“Remember one thing: Wrong is wrong even if everyone else says it’s right – and right is right even if everyone else says it’s wrong,” Ward once said to the Beav and I never forgot it.
I’ve spent most of my life feeling like a stodgy old lady. “Little House on the Prairie” was one of my favorite TV shows as a kid, tied with “The Brady Bunch” and “Leave it to Beaver.” I really appreciate many (but not all) of the “square” sentiments in this little early 1960s booklet, The Return of the Square: The Fight for Independence, since I still often feel so “irrelevant” and old-fashioned. It’s the text of a speech by “Madison Avenue’s favorite phrase-maker,” an original Mad Man, Charles H Brower.
I think this is a great summation of the origins of square:
Continue reading “S.O.S! The Return of the Square!”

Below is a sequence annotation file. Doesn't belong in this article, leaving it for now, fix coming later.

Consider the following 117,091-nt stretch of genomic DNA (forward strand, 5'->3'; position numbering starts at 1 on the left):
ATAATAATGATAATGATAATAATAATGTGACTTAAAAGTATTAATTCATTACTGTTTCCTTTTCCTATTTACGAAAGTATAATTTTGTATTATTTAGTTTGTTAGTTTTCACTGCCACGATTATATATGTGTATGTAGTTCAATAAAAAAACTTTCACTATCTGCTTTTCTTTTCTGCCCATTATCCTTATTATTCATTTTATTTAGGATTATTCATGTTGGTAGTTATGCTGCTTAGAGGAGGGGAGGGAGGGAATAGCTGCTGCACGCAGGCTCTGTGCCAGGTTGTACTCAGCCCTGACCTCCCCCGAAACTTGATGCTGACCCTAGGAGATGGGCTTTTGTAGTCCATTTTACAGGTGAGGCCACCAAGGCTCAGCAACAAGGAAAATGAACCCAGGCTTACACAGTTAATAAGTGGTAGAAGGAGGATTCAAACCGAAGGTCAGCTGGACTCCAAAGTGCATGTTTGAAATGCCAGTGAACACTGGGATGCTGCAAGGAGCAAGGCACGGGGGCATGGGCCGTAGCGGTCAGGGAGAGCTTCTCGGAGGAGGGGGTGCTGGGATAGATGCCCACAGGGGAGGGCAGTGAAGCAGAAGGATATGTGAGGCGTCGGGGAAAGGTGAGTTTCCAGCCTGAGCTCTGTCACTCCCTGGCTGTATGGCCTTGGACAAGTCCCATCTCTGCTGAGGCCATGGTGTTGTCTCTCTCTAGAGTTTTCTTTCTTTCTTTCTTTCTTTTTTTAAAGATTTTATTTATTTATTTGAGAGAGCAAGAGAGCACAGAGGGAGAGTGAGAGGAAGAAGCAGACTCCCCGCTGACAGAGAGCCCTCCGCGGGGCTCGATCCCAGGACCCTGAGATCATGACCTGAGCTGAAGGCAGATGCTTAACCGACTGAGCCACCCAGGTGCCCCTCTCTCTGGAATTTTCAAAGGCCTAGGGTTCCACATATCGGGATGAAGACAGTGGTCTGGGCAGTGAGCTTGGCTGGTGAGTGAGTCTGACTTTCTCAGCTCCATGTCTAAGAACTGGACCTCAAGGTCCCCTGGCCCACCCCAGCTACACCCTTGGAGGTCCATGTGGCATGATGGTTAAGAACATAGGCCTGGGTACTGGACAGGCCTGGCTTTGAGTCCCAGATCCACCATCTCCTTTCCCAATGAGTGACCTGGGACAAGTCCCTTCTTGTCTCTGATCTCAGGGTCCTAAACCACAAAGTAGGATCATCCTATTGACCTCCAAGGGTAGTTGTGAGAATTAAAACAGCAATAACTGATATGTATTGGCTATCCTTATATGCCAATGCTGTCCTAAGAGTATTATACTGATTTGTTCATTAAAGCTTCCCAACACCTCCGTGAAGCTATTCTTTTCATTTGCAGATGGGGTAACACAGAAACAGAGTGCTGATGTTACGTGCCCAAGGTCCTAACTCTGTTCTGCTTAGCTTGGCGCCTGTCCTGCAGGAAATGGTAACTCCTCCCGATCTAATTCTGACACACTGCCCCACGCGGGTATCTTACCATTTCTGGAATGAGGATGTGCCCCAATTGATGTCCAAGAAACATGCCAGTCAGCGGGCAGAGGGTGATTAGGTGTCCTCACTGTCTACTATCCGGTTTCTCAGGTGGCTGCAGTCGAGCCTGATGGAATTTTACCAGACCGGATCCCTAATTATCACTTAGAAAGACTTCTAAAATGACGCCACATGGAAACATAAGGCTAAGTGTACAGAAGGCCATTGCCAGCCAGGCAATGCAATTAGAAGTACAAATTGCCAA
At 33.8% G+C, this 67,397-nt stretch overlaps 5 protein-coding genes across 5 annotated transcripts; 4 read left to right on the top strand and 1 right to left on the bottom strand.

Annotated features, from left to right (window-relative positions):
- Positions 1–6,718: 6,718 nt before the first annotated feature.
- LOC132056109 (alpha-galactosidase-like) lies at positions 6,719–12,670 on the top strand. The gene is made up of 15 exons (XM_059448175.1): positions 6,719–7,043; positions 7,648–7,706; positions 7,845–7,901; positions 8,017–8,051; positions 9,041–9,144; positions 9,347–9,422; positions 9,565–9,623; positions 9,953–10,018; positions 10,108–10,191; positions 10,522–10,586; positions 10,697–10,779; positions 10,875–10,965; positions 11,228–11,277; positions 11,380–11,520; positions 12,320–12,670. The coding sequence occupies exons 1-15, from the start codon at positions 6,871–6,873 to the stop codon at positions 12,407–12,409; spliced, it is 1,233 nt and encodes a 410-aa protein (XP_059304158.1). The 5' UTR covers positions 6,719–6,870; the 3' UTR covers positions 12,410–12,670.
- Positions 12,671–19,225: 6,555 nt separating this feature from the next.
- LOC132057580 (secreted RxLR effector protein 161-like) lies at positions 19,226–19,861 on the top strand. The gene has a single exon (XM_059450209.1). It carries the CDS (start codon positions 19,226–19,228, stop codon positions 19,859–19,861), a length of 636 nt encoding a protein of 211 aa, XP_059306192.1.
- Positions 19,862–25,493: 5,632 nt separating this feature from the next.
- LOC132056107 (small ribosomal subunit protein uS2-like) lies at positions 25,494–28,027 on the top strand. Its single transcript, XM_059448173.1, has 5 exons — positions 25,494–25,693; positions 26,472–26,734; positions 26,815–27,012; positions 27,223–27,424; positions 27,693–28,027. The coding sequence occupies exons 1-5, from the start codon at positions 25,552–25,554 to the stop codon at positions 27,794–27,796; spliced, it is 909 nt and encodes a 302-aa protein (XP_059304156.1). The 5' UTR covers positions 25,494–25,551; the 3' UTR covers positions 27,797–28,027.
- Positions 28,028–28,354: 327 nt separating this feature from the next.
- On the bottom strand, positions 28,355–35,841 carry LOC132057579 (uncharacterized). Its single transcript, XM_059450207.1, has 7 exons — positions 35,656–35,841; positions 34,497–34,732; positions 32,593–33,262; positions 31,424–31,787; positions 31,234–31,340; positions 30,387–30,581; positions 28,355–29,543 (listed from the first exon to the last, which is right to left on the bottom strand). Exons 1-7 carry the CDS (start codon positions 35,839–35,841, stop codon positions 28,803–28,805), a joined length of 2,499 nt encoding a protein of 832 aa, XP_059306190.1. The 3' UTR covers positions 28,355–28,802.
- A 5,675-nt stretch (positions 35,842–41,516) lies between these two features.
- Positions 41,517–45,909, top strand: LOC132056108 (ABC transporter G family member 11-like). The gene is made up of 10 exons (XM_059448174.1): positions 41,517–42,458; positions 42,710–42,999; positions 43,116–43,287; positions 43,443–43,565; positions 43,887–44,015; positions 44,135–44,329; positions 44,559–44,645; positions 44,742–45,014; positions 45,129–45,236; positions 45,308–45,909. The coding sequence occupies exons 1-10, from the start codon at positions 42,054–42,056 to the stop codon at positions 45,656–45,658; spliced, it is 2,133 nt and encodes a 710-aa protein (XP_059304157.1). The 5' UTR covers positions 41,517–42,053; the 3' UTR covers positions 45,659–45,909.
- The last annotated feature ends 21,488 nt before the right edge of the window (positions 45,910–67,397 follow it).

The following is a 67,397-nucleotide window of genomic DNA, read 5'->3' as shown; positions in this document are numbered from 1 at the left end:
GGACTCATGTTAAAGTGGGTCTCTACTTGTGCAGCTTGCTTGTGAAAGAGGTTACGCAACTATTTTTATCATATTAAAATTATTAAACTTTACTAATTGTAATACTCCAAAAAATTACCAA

I acquired this little Victorian-era birthday greeting in a box with other small antique booklets and cards at an auction house in the early 2000s. It had a very powerful impact on me when I read it, but at some point it got placed in storage and so did the words that speak the resolve to be true to ourselves. (I’ve learned over the years that authentic people are the only people that really matter to me.) Recently I rediscovered this and hope to never put it out of my mind and heart. Perhaps it will speak to you, too. Continue reading “Resolution: Victorian-Era Advice Worth Following”
I’ve been busy rummaging through my old ephemera to get it ready for sale, and I thought it would be fun to share some of these Greater Portland, Maine tax, population and entertainment facts from a 1954 pamphlet and a 1959 booklet. Continue reading “Fun “Fingertip Facts” from a 1950s Greater Portland, Maine Booklet”